Neural precursor cell expressed developmentally downregulated gene 4-like (Nedd4-2) is an epilepsy-associated gene, which encodes a ubiquitin E3 ligase that is highly expressed in the brain. Nedd4-2’s substrates include many ion channels and receptors because its N-terminal C2 domain guides Nedd4-2 to the cell membrane. We previously found that Nedd4-2 ubiquitinates the glutamate receptor subunit 1 (GluA1) subunit of the α-amino-3-hydroxy-5-methyl-4-isoxazolepropionic acid receptor, which leads to reduction of neuronal excitability and seizures in mice. However, despite awareness of a Nedd4-2 isoform with no C2 domain, the functions of this isoform remain elusive. In this study, we showed that the C2-lacking Nedd4-2 has reduced membrane distribution and exhibits reduced affinity toward ubiquitinating GluA1. However, when expressed in primary cortical neurons, we found that the C2-lacking Nedd4-2 exhibits a similar activity toward reducing excitatory synaptic strength as does the C2-containing Nedd4-2. In an attempt to identify novel Nedd4-2 substrates that could mediate excitatory synaptic strength, we used unbiased proteomic screening and found multiple synaptic regulators that were up-regulated in the brain of conditional Nedd4-2 knockout mice, including protein phosphatase 3 catalytic subunit-α (PPP3CA; alternately called calcineurin A-α). We confirmed PPP3CA as a substrate of the C2-lacking Nedd4-2 and showed that all three epilepsy-associated missense mutations of Nedd4-2 disrupted PPP3CA ubiquitination. Altogether, our results revealed novel potential Nedd4-2 substrates and suggest that the C2-lacking Nedd4-2 represses excitatory synaptic strength most likely through GluA1 ubiquitination-independent mechanisms. These findings provide novel information to further our knowledge about Nedd4-2-dependent neuronal excitability homeostasis and pathological hyperexcitability when Nedd4-2 is compromised. (Figure presented.).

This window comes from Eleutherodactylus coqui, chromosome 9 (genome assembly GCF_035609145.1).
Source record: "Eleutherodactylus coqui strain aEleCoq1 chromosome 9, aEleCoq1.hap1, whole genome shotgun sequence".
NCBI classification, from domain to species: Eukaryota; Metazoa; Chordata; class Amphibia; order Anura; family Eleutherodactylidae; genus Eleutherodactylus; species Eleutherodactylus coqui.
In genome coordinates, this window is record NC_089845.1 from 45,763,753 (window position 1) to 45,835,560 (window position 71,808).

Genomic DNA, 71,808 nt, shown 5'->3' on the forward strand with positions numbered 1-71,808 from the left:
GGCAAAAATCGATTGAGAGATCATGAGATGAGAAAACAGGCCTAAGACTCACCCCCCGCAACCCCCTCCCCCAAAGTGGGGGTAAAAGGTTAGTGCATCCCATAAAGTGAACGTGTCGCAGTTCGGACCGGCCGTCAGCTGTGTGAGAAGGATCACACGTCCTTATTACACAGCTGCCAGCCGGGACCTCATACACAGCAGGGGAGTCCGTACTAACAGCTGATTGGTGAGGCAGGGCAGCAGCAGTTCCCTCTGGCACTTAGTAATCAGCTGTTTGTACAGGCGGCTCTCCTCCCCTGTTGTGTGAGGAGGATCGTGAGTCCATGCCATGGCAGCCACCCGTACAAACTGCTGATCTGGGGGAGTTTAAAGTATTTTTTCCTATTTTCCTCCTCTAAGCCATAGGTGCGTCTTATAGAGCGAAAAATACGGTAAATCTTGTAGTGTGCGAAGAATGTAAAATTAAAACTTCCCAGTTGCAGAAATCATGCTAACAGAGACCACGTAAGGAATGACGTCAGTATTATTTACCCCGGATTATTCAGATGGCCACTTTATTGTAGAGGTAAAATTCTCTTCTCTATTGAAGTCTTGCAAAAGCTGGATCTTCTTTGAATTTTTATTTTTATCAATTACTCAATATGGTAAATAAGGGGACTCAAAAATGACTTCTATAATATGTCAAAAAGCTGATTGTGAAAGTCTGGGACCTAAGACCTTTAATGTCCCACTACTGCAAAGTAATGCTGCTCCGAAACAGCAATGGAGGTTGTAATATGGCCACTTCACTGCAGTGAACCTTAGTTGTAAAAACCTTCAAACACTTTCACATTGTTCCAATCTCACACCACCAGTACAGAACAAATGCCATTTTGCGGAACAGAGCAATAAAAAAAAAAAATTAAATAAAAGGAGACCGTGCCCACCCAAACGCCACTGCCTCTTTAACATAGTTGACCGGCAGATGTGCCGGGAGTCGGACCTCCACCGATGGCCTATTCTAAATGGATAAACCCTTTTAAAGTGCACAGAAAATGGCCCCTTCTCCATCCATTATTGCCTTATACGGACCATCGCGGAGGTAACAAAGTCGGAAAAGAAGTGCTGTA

|Original language||English (US)|
|Number of pages||12|
|Journal||Journal of Neurochemistry|
|State||Published - Nov 1 2019|
ASJC Scopus subject areas
- Cellular and Molecular Neuroscience